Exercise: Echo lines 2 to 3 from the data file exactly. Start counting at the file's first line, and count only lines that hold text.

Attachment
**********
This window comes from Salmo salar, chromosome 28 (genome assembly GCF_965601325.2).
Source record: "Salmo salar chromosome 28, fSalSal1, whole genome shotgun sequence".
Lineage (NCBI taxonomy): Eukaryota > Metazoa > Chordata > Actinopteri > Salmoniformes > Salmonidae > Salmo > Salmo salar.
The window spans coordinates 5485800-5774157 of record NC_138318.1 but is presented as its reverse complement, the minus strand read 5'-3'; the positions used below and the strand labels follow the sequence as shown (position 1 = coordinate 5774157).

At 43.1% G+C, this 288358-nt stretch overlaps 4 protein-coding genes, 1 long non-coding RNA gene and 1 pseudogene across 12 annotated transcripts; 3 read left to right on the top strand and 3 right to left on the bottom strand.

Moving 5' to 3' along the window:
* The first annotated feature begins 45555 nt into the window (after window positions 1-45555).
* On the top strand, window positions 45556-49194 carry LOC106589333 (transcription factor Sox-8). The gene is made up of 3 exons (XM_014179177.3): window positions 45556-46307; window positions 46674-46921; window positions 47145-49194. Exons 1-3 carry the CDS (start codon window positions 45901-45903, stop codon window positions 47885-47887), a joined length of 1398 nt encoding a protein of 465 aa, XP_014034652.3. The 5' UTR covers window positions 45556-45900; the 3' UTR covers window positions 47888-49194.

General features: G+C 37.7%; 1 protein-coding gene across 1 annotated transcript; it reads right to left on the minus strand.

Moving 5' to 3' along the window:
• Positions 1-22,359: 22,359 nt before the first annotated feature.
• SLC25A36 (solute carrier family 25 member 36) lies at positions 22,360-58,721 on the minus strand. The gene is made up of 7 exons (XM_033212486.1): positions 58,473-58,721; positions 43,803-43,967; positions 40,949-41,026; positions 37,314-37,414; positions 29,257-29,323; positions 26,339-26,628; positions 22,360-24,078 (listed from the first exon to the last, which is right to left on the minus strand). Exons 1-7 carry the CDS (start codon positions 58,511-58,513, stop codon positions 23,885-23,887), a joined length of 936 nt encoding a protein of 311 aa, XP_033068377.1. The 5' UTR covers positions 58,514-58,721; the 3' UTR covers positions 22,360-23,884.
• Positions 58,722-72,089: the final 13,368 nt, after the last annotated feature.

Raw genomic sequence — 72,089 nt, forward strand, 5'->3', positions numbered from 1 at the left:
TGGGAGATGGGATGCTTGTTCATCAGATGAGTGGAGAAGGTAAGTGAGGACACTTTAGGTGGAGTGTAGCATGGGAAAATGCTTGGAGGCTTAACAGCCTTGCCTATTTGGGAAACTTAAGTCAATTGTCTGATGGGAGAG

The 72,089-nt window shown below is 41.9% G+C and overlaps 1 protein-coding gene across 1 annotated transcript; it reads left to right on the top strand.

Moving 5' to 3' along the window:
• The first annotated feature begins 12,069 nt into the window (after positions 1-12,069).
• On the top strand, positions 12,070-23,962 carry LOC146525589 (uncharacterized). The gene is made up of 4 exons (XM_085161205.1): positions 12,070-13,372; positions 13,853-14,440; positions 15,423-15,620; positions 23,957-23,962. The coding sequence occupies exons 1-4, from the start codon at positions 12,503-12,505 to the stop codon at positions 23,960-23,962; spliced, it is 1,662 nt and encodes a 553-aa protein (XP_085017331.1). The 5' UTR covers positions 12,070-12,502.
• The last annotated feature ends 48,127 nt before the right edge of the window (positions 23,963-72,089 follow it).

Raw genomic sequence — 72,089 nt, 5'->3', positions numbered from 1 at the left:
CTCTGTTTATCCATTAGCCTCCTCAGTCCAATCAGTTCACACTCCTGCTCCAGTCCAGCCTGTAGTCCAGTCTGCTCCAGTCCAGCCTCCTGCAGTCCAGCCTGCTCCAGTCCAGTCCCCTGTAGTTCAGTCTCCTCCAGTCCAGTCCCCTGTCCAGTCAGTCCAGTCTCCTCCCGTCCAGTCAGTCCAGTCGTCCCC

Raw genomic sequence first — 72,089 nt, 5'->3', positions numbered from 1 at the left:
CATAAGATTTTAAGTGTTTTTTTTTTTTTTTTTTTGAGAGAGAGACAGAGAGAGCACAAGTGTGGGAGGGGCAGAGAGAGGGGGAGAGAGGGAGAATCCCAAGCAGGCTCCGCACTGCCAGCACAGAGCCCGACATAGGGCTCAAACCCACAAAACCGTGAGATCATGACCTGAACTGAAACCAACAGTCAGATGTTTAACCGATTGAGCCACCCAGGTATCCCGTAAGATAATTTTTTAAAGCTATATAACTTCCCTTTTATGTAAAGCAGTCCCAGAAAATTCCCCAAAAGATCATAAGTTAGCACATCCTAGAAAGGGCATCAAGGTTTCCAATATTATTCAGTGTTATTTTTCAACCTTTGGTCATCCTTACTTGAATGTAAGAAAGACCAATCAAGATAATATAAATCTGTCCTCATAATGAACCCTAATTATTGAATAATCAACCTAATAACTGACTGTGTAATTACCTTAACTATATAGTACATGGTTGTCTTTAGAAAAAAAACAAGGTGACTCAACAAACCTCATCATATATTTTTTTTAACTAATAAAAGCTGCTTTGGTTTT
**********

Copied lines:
Source record: "Salmo salar chromosome 28, fSalSal1, whole genome shotgun sequence".
Lineage (NCBI taxonomy): Eukaryota > Metazoa > Chordata > Actinopteri > Salmoniformes > Salmonidae > Salmo > Salmo salar.